Richard Reitsma, PhD, Chair of the Department of Modern Languages, Literatures, and Cultures, and Associate Professor of Spanish and Latin American Studies, received his M.A. from Purdue University, and his Ph.D. in Comparative Literature from Washington University in St. Louis. His doctoral research focused on issues of gender, sexuality, and race in plantation literature of the American South, Cuba, and Puerto Rico. At Canisius, Richard teaches Spanish, Latin American Studies, and Honors courses. A longtime judge for the Lambda Literary Awards, his current research concentrates on gender and minority representation in literature and film of the American South, U.S. Latinos, and Latin America. Past research and publications include an examination of messages of diversity and tolerance in children’s animated movies, an exploration of the tensions between sexuality and ethnic identity in Latino film, and “Lethal Latin Lovers: Sex and Death in Latin American Cinema,” and “Sexuality, Masculinity, and the State in Cuba, Puerto Rico, and the Dominican Republic.” Current research revolves around three areas: Interviews with immigrants deported from the United States to Mexico and their struggles to adapt; an historical look at how Buffalo manufacturing profited from slavery in the Caribbean; and an exploration of the LGBTQ movement in Santa Clara, Cuba as a model for intersectionality in the face of crisis.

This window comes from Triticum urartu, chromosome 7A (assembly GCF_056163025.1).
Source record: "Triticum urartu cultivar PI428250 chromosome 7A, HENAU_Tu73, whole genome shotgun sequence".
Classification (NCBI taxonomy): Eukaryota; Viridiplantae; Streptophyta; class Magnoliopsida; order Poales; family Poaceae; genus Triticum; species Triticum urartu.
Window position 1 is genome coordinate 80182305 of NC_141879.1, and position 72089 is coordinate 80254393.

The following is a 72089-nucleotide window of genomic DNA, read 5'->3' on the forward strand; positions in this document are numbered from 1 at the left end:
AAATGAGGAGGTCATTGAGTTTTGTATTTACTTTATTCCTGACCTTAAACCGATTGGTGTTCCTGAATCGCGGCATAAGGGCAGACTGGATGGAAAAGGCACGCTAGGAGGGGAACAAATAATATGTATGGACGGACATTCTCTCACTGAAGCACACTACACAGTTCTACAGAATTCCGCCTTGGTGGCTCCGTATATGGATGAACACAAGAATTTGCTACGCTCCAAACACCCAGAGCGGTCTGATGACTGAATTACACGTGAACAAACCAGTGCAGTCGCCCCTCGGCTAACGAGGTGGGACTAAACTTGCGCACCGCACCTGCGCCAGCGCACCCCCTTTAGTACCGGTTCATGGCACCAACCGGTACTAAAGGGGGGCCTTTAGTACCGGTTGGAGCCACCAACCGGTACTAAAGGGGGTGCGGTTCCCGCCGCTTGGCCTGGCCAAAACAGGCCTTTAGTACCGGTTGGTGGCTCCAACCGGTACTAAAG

Dr. Reitsma is also the founder and director of the Borders & Migrations Initiative an interdisciplinary series of films, art work, speakers, workshops, research, teaching materials, and community outreach. In 2019 Dr. Reitsma with Dr Ertorer of Sociology received the Mission & Identity Grant to further develop the Borders & Migrations Initiative.
In 2020 Dr. Reitsma was awarded membership in DiGamma Honors Society, and was awarded the Faculty Service Award. In 2020 Dr. Reitsma received the VPAA Summer Research Grant.
In 2021, Dr. Reitsma was featured on the Pedagogy Primer Podcast to talk about how borders, migration, and Jesuit pedagogy can impact learning experiences in and out of the classroom.
Margaret Stefanski, Professor of Spanish, received her M.A. degree in Spanish Philology from the University of Warsaw, Poland and her Ph.D. from SUNY at Buffalo. Her research focuses on Spanish Peninsular Literature, interdisciplinary connections between verbal and visual arts, and pedagogy of teaching languages. Currently, Dr. Stefanski writes and presents on Spanish, Hispanic, and Polish short-short fiction or microfiction, which enables her to integrate several aspects of the high/low postmodern culture in her research and teachings. She is also founder and organizer of the annual Polish Film Showcase, under the auspices of the Permanent Chair of Polish Culture at Canisius University. Latest international publications include “Los freaks del circo: convergencias de espacio y forma entre la fotografía de DianeArbus y el microrrelato de Ana María Shua.” Microtextualidades: Revista Internacional de microrrelato y minificción, 2019; “Entre invención y descubrimiento: la minificción polaca de Mrożek y Stachura.”Minificción y nanofilología: latitudes de la hiperbrevedad, Iberoamericana-Vervuert, 2018; “La vida es circo: estética y estrategias narrativas en Fenómenos de Circo de Ana María Shua.”Un universo que se expande: Los nuevos mundos de la minificción. Universidad de la Laguna, 2017; “La minificción y el arte urbano: hacia un encuentro entre genéros”Description: UniDiversidadPuebla: Benemérita Universidad Autónoma de Puebla, 2015; “La minificción y el realismo socialista en la obra de Sławomir Mrożek”. La minificción en el siglo XXI: aproximaciones teóricas. Bogotá D.C.: Universidad Nacional de Colombia. 2014.
Dr. Stefanski also organizes and leads the Short Term Study Tour on Roman-Arab Spain and El Camino de Santiago. She also directs the Study Abroad in Puerto Rico and Andalusia.